This is just another question that has been on my mind for the past few hours, so I thought I'd share it! It's conveniently facilitated by the other recent thread about a composer outdoing himself, but this question has a slightly different perspective.
The question is, quite simply, whether or not you believe that the notion of a 'magnum opus' is a useful one. First, to clarify, a 'magnum opus' is the work of a given composer (or any artist) perceived to be their greatest. Brahms's Ein Deutsches Requiem or his Fourth Symphony are often cited as his magnum opus, but is there any sense in making such distinctions?
I ask because this idea seems to imply that the composer's greatest achievements are all contained within one piece; there is distilled in this given piece every aspect of the composer's perfected style. In a sense, it epitomises who they are.
It seems to me, however, that it's more valuable to consider a composer's full oeuvre as a chronological spectrum - a personal and characteristic style that develops over time; the initial, immature pieces being just as characteristic as the (usually late) masterpieces. In terms of form, structure and instrumentation etc., the magnum opus could perhaps be demonstrated as a work of perfected craftsmanship, but I don't think any single work can ever embody every aspect of an individual's artistic philosophy. That is something better viewed as a secondary manifestation of a composer's complete works.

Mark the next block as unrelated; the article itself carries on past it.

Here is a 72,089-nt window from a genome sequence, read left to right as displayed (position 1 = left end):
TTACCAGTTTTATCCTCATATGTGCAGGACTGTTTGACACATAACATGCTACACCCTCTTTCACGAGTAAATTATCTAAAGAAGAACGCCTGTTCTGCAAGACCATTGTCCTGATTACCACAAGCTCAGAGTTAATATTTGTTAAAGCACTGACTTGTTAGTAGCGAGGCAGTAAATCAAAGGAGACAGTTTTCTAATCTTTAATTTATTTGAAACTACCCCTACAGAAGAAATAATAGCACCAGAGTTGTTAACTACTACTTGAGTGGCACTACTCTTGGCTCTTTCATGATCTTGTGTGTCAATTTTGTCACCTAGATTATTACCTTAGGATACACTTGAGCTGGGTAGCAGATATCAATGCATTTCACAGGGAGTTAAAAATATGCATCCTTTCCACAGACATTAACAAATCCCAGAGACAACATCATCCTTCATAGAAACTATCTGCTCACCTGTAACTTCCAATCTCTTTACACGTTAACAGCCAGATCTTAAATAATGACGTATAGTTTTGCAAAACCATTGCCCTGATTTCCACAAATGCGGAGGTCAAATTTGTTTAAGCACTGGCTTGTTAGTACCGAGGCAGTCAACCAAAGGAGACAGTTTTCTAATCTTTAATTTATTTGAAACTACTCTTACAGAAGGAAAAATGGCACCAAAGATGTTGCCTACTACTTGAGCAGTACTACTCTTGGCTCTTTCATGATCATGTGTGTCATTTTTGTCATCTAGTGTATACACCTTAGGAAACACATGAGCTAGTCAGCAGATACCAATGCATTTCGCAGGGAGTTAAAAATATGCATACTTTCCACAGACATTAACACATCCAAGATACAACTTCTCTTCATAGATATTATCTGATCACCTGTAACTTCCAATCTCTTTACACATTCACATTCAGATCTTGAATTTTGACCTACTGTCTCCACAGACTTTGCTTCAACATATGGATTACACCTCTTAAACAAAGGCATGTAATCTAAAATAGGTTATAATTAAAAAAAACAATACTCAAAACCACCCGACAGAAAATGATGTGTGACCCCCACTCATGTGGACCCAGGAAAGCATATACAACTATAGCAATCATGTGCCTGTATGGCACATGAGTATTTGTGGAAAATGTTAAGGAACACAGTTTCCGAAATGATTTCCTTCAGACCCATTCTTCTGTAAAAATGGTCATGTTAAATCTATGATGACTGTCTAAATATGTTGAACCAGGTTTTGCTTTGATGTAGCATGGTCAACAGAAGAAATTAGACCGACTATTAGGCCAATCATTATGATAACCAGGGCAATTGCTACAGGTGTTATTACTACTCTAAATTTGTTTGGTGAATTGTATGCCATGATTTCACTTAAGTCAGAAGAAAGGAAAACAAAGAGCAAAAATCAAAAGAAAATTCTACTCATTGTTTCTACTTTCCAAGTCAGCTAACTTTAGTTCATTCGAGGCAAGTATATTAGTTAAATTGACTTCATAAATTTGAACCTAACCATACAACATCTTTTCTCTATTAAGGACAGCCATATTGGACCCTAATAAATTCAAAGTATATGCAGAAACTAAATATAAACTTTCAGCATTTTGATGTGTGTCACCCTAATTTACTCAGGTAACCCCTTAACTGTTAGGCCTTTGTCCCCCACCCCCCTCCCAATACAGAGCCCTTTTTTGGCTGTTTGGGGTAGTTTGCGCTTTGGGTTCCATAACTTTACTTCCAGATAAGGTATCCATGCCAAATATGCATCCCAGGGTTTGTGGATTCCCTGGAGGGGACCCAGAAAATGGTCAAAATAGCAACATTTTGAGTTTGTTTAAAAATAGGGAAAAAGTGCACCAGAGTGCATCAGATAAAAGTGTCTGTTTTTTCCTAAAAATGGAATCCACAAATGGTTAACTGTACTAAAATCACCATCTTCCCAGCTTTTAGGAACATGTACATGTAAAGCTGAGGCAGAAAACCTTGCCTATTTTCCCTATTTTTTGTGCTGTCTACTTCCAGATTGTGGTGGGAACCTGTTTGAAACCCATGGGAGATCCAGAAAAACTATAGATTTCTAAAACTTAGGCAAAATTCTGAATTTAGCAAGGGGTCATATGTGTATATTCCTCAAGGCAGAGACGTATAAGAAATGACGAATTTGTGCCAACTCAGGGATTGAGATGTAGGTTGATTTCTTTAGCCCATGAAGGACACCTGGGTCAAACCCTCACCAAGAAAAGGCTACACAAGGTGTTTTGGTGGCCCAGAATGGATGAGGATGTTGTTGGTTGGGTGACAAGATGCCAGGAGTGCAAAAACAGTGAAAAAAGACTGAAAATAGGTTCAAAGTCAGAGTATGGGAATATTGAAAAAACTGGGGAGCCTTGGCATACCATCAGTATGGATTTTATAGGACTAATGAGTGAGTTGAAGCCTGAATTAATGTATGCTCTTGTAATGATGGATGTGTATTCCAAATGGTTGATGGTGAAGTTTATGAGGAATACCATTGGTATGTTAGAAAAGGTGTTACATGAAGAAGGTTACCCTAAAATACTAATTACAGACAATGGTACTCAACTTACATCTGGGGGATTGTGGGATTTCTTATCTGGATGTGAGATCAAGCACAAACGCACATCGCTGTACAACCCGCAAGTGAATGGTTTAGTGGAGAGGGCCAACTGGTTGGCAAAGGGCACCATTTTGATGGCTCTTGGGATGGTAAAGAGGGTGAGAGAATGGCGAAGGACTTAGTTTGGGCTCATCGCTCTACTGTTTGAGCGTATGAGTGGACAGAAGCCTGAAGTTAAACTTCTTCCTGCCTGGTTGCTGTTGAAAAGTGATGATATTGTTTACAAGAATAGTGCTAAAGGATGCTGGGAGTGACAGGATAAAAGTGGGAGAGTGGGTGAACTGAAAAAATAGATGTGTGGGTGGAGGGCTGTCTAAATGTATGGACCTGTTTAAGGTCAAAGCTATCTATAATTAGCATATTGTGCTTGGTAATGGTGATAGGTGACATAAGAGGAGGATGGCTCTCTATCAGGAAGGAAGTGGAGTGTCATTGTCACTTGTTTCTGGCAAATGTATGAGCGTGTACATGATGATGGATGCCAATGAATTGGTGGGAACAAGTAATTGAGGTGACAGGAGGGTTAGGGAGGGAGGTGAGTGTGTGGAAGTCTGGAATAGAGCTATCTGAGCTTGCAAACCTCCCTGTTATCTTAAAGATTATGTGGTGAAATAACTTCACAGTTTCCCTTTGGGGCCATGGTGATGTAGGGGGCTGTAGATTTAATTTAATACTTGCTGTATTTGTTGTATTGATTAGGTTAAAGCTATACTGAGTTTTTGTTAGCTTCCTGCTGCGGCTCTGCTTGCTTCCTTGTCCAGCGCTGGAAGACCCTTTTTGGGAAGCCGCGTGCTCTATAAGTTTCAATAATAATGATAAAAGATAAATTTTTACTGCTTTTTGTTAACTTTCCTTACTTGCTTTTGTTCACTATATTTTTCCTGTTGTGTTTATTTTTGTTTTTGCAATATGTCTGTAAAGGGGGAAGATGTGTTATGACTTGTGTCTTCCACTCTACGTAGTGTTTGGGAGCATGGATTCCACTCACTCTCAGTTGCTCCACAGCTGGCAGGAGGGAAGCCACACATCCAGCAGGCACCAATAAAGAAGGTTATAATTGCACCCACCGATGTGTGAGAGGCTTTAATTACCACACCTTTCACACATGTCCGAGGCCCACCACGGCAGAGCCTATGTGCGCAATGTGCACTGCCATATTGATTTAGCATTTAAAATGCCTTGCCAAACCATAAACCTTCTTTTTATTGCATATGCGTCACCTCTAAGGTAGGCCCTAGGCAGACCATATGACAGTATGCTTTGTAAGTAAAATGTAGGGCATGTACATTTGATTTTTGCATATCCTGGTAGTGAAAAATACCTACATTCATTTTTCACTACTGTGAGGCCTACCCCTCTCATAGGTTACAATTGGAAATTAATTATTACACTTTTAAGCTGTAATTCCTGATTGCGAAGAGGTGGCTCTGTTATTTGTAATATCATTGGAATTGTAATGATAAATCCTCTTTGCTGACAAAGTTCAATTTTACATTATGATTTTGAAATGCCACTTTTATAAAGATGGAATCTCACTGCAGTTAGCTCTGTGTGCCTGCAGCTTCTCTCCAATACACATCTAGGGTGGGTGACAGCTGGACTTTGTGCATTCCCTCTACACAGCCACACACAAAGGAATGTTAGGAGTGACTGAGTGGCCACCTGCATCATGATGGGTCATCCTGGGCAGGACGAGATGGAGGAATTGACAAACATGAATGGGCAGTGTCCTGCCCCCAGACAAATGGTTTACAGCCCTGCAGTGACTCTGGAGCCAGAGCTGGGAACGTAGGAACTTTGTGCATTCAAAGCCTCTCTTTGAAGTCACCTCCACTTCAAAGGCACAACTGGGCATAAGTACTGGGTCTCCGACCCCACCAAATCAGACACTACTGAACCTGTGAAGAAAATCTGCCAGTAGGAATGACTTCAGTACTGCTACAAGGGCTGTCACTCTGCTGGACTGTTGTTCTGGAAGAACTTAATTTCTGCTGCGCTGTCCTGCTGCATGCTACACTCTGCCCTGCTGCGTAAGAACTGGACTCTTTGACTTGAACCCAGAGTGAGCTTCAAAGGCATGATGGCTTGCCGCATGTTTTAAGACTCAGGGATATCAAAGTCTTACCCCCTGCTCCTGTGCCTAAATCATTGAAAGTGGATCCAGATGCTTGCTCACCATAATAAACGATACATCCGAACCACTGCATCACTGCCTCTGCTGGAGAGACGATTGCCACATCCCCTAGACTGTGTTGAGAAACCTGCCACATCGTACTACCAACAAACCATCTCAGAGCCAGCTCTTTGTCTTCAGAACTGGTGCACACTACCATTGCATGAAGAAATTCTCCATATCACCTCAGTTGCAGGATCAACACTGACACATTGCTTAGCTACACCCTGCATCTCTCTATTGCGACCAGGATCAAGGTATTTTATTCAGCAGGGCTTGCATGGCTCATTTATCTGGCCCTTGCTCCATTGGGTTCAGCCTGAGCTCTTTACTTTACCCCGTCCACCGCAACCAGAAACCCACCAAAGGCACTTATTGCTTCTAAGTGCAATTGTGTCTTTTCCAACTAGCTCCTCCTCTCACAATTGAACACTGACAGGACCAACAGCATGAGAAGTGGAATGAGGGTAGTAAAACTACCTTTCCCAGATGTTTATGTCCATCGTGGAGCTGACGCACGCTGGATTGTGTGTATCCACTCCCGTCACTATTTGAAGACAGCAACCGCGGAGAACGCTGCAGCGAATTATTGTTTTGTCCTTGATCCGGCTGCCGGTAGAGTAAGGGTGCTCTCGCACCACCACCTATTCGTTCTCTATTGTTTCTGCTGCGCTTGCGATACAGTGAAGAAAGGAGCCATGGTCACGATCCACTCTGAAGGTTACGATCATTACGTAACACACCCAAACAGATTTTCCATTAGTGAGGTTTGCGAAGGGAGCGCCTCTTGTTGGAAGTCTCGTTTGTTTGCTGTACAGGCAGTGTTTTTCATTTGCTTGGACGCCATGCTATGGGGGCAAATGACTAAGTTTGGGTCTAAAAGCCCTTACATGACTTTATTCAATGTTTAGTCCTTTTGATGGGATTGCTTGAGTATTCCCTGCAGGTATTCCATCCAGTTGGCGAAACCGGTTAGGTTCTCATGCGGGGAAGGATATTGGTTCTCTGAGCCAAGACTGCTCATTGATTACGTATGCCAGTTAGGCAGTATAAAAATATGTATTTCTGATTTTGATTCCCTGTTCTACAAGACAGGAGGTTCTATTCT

This seems especially true of more modern composers who often quite easily fluctuate between wildly different styles, making the distinction of a magnum opus utterly pointless, because one piece could never represent more than the one style in which it is composed.
But what do you think more generally?